Without beating around the bush, here are three EPs worth hearing that have been sitting around the office a bit. Some of them I'd like to spend more time with, but it's kind of now or never. Give 'em a listen and check these bands out live — all of them are new to the scene.
Holy Boys Danger Club are a bit of a supergroup, featuring frontman Miek Rodrigue, who's been a sideman in Glory Trap, the Posters, and the Black Tie Affair, along with Dan Capaldi (there he is again!), and TJ Metcalf, who currently also plays with Lady Lamb the Beekeeper and was part of the excellent Cosades. Plus, here on their debut EP Lessons for Liars (seven songs, 30 minutes — three are over six minutes, plus there's a little secret track at the end) they get help from Spencer Albee on a couple tracks.
"City Kid Town" is the potential single, like a grittier early Springsteen — until the spacey keyboard-heavy bridge. Like most of the tracks here, it's original enough to be interesting but still has solid echoes of the past. "Kindest Regards" opens like a Spouse tune, heavy on the whiny guitar and breathy vocals, but finishes in a wide-open, crunchy jam, held together with a pretty melody line. "Criminal" is 12-bar blues, with a great organ backing and Rodrigue dropping the lyrics like they're bleeding from him: "Last night I was gonna kill a man, but my baby stole my gun."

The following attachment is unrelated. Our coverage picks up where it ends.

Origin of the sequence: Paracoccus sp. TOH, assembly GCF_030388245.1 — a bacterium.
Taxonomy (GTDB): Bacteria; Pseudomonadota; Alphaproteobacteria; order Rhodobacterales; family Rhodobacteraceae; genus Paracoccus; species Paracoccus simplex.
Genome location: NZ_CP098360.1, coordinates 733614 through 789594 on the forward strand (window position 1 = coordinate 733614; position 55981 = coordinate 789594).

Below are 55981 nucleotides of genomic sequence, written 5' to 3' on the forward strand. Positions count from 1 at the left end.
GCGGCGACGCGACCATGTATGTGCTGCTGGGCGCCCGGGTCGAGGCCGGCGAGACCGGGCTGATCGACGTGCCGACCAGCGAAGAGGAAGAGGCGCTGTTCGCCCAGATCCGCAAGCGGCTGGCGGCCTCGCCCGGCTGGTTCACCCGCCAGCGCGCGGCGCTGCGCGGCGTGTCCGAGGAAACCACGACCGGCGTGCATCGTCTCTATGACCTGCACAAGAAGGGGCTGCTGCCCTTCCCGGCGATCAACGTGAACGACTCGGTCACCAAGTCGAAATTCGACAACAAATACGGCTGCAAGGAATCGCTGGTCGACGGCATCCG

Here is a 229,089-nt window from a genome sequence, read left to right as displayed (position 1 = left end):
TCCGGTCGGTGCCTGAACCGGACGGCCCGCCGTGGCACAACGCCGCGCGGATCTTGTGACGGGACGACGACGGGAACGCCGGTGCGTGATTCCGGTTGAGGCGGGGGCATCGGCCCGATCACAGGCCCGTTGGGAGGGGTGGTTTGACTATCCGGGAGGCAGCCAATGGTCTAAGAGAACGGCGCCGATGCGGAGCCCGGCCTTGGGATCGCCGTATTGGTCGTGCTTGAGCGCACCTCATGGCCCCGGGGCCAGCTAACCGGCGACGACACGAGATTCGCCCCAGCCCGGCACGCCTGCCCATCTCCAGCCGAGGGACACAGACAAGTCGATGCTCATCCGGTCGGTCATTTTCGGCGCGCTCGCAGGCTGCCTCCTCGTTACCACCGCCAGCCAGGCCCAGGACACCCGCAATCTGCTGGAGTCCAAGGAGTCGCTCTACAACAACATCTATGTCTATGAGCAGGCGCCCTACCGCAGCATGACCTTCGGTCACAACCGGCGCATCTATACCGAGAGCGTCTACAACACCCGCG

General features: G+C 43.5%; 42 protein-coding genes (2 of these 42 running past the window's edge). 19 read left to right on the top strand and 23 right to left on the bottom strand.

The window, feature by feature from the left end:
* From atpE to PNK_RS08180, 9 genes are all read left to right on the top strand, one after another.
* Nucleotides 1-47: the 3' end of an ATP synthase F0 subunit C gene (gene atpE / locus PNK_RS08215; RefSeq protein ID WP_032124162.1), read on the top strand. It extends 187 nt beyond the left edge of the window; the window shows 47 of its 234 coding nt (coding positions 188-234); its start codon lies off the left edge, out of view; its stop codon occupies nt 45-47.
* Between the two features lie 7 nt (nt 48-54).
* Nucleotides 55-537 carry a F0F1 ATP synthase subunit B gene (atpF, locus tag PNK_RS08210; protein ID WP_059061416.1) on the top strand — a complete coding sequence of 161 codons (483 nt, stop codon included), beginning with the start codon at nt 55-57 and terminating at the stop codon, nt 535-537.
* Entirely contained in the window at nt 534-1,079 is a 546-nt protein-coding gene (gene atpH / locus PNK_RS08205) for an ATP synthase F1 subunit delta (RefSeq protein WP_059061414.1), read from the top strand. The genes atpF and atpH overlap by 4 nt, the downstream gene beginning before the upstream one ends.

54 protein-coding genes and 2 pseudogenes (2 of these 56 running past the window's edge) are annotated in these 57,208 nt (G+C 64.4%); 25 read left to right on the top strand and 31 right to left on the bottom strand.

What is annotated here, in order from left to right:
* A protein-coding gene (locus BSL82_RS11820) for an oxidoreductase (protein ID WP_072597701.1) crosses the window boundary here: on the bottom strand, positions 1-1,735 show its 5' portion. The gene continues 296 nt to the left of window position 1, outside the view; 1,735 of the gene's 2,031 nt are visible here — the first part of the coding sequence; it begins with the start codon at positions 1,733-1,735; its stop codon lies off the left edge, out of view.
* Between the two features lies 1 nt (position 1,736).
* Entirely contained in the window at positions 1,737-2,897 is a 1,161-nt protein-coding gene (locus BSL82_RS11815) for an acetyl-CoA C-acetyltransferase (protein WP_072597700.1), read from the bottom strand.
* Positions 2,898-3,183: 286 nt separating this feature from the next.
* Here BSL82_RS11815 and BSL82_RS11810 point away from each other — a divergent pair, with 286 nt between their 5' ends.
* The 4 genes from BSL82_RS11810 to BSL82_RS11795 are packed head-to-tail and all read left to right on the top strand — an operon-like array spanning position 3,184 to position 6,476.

Unlike some of Jonathan Wyman's more polished productions, he keeps things pretty loose here, to good effect. Sometimes they sound downright live — Neil Young and Crazy Horse live — and it completely works.
This is a young band (under 1000 plays on MySpace), but they've recently added Zach Jones (As Fast As) on guitar and Nathan Cyr (Dominic and the Lucid) to play bass for live shows, and you'd be wise to keep them on your radar.
LESSONS FOR LIARS | Released by Holy Boys Danger Club | Spinout, WCYY, with Mark Curdo, 93.9 FM | April 9 | www.myspace.com/holyboysdangerclub
Throwback and blowback
Normally I don't give much time to misogynistic mediocre hip-hop (self-described as "pornocore"), but there's something about Mechanical Hound's four-song Classy as Shit that's kind of charming, despite its drawbacks. Sure, the opening "Slam Pig" is offensive on just about every level ("You better go and wash your vag, cuz I can taste the clap"), but that's mostly the drill with late-'90s hip-hop, and the production's really not bad at all, with some jazzy backing on "Drugs or Money" to go with the ode to intoxicants of all kinds: "Cuz you know I don't blow my dough on the honeys."
This isn't anything special, but it's sort of fun (depending on your definition of that word).
CLASSY AS SHIT | Released by Mechanical Hound | at the Brickhouse, in Dover | April 20 | www.myspace.com/mechanicalhound207
Down and dirty
In a throwback to early British rock, The/Class/Machine open up stripped-down and unadorned on their seven-song debut Uproot EP. The vocals have a bit of a chorus on them, and the guitar and bass are made more throaty, but this disc is about rhythm and a good, old-fashioned gut punch, not unlike what Meantone's doing, or the Black Keys.